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New Diagnostic Test for Leprosy Being Developed

By September 24, 2018No Comments

Before an infectious disease can be treated, it must be detected. Key attributes of successful diagnostic tests include speed and cost, but it is also critical that they are easy to administer – particularly in remote areas that do not have ready access to labs or health care facilities. HDT Biotech Corporation ( is teaming with IDRI (, both of Seattle, WA, to develop a cost-effective test with enhanced sensitivity for detecting infection with M. leprae, the bacterium that causes leprosy. Funding for test development is being provided by the National Institute of Allergy and Infectious Diseases, part of the National Institutes of Health, under Contract No. HHSN272201800019C.

Characterized by the World Health Organization as a “neglected tropical disease,” leprosy (also known as Hansen’s disease) is caused by Mycobacterium leprae infection. The mycobacterium is capable of causing disfiguration as well as progressive and irreversible nerve damage. The goal of the funded development stage is to optimize production of a defined recombinant antigen and evaluate it, in conjunction with IDRI formulations, for its ability to detect an M. leprae-specific response when inoculated into the skin.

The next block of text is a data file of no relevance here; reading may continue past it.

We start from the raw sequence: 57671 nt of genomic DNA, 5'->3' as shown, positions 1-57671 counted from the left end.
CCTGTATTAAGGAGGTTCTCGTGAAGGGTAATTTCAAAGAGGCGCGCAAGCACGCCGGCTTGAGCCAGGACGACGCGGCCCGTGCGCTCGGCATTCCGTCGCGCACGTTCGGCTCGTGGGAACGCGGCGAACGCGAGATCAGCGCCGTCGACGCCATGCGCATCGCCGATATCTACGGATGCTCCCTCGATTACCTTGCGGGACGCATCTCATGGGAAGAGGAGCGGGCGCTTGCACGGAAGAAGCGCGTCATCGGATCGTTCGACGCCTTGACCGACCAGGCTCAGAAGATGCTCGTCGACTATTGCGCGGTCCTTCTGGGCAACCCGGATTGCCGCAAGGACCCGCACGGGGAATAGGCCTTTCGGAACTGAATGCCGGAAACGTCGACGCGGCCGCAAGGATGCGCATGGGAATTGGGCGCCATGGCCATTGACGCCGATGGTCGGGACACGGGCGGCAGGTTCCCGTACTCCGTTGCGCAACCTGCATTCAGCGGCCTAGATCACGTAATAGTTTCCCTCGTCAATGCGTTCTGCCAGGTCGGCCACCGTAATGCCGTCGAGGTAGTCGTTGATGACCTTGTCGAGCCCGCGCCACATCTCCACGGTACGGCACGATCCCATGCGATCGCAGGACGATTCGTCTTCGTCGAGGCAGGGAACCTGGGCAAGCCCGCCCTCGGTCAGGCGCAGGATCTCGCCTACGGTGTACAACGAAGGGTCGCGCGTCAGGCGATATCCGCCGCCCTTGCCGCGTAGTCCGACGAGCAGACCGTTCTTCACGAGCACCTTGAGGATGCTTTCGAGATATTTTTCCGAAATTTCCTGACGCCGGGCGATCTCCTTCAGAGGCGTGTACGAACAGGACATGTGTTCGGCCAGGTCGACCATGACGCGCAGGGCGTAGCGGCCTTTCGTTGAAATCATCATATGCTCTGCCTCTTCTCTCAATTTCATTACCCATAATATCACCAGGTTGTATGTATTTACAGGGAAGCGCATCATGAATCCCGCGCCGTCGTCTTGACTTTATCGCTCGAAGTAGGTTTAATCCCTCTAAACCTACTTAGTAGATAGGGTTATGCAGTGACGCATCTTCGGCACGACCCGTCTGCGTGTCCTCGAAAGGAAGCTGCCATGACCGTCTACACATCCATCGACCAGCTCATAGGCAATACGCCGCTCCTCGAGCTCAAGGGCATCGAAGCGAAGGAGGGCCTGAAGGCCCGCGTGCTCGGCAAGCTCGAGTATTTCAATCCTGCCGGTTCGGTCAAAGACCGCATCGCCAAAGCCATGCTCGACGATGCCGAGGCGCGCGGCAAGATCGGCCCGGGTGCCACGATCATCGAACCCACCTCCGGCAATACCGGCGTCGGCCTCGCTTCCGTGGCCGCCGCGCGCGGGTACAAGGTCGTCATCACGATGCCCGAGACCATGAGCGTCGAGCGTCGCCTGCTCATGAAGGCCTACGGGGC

“This project combines expertise in formulations technology with our experience with leprosy,” said Malcolm Duthie, PhD, Vice President of Research at HDT. “We aim to develop a test for leprosy that is similar to the PPD skin test that is currently used for tuberculosis. A test of this nature will be easy to use for mass screening and can be used for early diagnosis of leprosy.”

If successful in this phase I study, next steps will include evaluation of the prioritized formulation with specialized intradermal inoculation devices before distribution to a network of collaborators for field evaluation in various M. leprae-endemic regions. “For the first time, it will be possible to have a safe and effective test for early detection of infection with the leprosy bacillus in the places where it is needed most,” said Steve Reed, PhD, IDRI President, CEO and Founder of HDT. “IDRI has a long and successful history of developing diagnostic tools for neglected diseases. Several of these tests are in use to save lives on a daily basis. We hope this project will provide a breakthrough that allows for specific detection of M. leprae infection at very early stages, ultimately allowing intervention to stop progression to disease.”